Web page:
In an age in which most of what we do or think is easily recorded under the pretext of optimization and security through data collection, what can be done in order to gain a sense of control over individual privacy?
Think of how your iPhone scans your fingerprint and grants you access to your home-screen, or how Facebook uses facial recognition software so that you can tag your friends easily in photos. Some of these services are used to enhance our experiences with the many different forms of technology on which we rely. But oftentimes the question of privacy is being overlooked in favor of regulation through the systematic collecting of personal information by different forms of authority.
Biometric technology is based on physiological and behavioral data and it is widely used as a form of identification, access control and, last but not least, surveillance. Given the hypothetical scenario in which Big Data becomes the new Big Brother, how can we as individuals counteract the potential effects of this accumulative circulation of personal information? Here are a couple of artists who envisioned such a surveillance-driven dystopia and managed to formulate ways of responding to it.
We already mentioned artist Heather Dewey-Hagborg as a relevant example of how a DIY attitude can be employed to simulate the effects that biometric technology is able to consolidate as a norm. In her project Stranger Visions, she aimed to raise a public discussion around the way in which the prospect of genetic surveillance can be used to regulate and limit human behavior. By collecting genetic material (shed hairs, chewed-up gum, smoked cigarette butts etc.) from public spaces, Dewey-Hagborg managed to recreate 3D portraits of the people who unsuspectingly left small traces of themselves behind. Through her research and method, she was also able to make statistical predictions of how these people behaved, what sort of medical conditions they had and even what their last names were.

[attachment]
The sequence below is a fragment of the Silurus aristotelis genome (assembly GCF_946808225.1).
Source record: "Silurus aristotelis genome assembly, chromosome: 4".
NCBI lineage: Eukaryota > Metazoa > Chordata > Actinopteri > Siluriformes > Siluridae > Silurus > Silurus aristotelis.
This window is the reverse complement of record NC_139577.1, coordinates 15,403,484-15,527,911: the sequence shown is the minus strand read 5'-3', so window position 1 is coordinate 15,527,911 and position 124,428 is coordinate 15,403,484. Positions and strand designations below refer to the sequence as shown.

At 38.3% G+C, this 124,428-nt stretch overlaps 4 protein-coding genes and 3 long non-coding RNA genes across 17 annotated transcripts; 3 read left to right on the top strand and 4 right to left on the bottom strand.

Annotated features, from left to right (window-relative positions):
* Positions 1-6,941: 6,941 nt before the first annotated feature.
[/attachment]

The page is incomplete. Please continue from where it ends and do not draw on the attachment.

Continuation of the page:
Another example is theorist and artist Zach Blas, with his project entitled Facial Weaponization Suite. His goal was to thwart facial recognition software through the use of a well-known identity concealer: the mask. He created a series of amorphous plastic masks based on distorting the facial features of their wearers to the point where biometric software is rendered useless. The series is further split into different categories according to ethnicity, gender and sexuality, showing how biometric algorithms are mainly reliant on pre-existing archetypes of human features. Blas argues that these so called “archetypes” lye on a rather pseudo-scientific fundament, sorting data through the use of racial profiling, and should more accurately be labeled as stereotypes.
Therefore, the question remains: who are we going to trust with our personal data? For now it seems we are using our need for privacy as inspiration for subversively confronting the potential future of mass-regulation and surveillance.